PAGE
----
5a Perception Advertisment 5b Perception Advertisment       


Figures 5a & 5b.  Advertisements intended to promote a positive image of the Association.


July 2006:  Place one (1) “perception” advertisement in Billboard and Variety trade publications (or other suitable trade publications).

        

6aPerception Advertisment 6bPerception Advertisment


Figures 6a & 6b.  Advertisements intended to promote a positive image of the Association.

Aug. / Sept. / Oct. / Nov. 2006:  Place seven (7) advertisements in suitable trade or educational publications.  These ad.s will rotate through Figures 3, 4, 5a, 5b, 6a, and 6b (note Fig. 4 will advertise the up-coming conference).

January/February 2007:  Place three (3) advertisements in suitable trade publications.

February/March 2007
:  Place three (3) advertisements for the conference in suitable trade publications.

April / May 2007
:  Place two (2) “perception” advertisements in Billboard and Variety trade publications (or other suitable trade publications).

Aug. / Sept. / Oct. / Nov.
2007:  Place four (4) advertisements in suitable trade or educational publications.  These ad.s will rotate through Figures 3, 5a, 5b, 6a, and 6b.

January/February 2008
:  Place three (3) advertisements in suitable trade publications.

February/March 2008
:  Place three (3) advertisements for the conference in suitable trade publications.

Proposed Branding Budget

The proposed budget includes funds for registration of the service mark, display and on-line advertising, and membership identifications.  Rates calculated here are “base” and discounts for quantity may be available allowing for more ad.s or longer on-line placement to be utilized.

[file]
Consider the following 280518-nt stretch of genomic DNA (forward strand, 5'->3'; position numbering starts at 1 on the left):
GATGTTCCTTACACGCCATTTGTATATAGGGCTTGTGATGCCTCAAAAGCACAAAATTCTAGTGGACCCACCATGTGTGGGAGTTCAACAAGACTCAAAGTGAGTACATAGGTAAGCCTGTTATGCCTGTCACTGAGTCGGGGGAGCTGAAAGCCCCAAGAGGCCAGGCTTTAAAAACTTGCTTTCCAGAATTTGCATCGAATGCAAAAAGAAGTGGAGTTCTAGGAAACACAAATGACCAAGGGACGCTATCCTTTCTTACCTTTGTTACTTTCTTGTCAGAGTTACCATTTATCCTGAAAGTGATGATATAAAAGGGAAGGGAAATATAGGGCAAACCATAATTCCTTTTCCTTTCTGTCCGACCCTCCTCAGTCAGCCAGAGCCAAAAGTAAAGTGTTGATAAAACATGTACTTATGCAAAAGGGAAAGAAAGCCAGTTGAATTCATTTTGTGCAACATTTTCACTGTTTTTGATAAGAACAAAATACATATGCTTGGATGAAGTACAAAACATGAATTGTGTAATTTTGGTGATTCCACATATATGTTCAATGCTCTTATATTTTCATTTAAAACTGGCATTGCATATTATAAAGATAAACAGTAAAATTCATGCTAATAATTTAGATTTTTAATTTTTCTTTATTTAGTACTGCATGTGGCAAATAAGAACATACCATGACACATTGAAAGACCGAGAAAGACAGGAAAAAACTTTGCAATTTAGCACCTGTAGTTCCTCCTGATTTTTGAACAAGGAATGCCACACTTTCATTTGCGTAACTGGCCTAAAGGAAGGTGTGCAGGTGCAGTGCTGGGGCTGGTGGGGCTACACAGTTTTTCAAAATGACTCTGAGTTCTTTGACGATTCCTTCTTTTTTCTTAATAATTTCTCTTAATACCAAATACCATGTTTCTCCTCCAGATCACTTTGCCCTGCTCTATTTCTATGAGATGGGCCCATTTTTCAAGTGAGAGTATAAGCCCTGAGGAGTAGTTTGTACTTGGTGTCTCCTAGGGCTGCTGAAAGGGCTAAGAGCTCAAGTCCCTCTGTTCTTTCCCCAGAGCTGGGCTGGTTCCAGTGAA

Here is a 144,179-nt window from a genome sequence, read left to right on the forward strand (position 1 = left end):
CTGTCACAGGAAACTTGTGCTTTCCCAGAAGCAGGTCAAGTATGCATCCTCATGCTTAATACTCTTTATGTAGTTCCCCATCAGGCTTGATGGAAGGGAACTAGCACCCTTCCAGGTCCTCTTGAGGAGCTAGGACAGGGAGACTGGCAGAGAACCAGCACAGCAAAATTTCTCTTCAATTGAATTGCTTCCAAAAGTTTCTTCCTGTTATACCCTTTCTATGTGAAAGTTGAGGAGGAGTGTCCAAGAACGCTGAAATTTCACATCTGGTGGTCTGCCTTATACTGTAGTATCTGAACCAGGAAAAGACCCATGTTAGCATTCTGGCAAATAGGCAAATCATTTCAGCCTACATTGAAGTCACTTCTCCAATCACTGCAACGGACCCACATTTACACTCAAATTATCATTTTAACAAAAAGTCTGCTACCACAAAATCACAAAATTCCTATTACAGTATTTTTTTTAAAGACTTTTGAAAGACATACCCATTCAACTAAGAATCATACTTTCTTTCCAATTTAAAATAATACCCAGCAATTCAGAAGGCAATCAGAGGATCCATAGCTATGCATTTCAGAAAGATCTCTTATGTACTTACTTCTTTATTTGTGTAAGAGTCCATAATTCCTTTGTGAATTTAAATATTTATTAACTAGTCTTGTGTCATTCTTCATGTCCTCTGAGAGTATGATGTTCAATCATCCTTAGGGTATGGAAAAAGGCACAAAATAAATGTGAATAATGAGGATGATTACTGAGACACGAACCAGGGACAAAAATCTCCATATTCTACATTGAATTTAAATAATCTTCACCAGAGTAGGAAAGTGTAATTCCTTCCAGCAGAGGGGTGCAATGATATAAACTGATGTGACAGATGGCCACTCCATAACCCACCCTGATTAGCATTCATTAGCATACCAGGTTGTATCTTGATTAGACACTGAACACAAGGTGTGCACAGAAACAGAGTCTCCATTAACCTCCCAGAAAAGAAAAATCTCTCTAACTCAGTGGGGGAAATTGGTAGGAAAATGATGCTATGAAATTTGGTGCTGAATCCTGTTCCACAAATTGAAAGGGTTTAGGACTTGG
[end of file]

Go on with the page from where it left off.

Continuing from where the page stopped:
Quantity Cost $ per Unit
$ Total
USPTO Trademark Registration, 5 classes of product at $325/each
MEIEA Journal, MEIEA E-zine, MEIEA membership, MEISA E-zine, MEISA membership
5
325
1,625
Billboard Ads 13
1,200
15,600
Variety On-line for 3 months OR six 1/7 page (6x4) hardcopy ad.s

5,000
15,480
MENC 8
707
5,656
Membership plaques (educator)
150
5
750
Pocket/wallet ID cards (student) 700
0.43
338
Total Proposed Budget (approximate over 3 years)


$39,449

Appendix A – USPTO Chapter 1300, Examination of Different Types of Marks, 1301 Service Marks

Quoted from http://www.uspto.gov/web/offices/tac/tmep/1300.htm#_Toc94325379, 1304.09(c) Specimens of Use for Membership Marks.

1304.09 Examination of Collective Membership Mark Applications

The examination of collective membership mark applications is conducted in the same manner as the examination of applications to register trademarks and service marks, using the same criteria of registrability.  Thus, the same standards generally applicable to trademarks and service marks are used in considering issues such as descriptiveness or disclaimers.  However, use and ownership requirements are slightly different due to the nature of collective membership marks.

1304.09(a)       Classification in Membership Mark Applications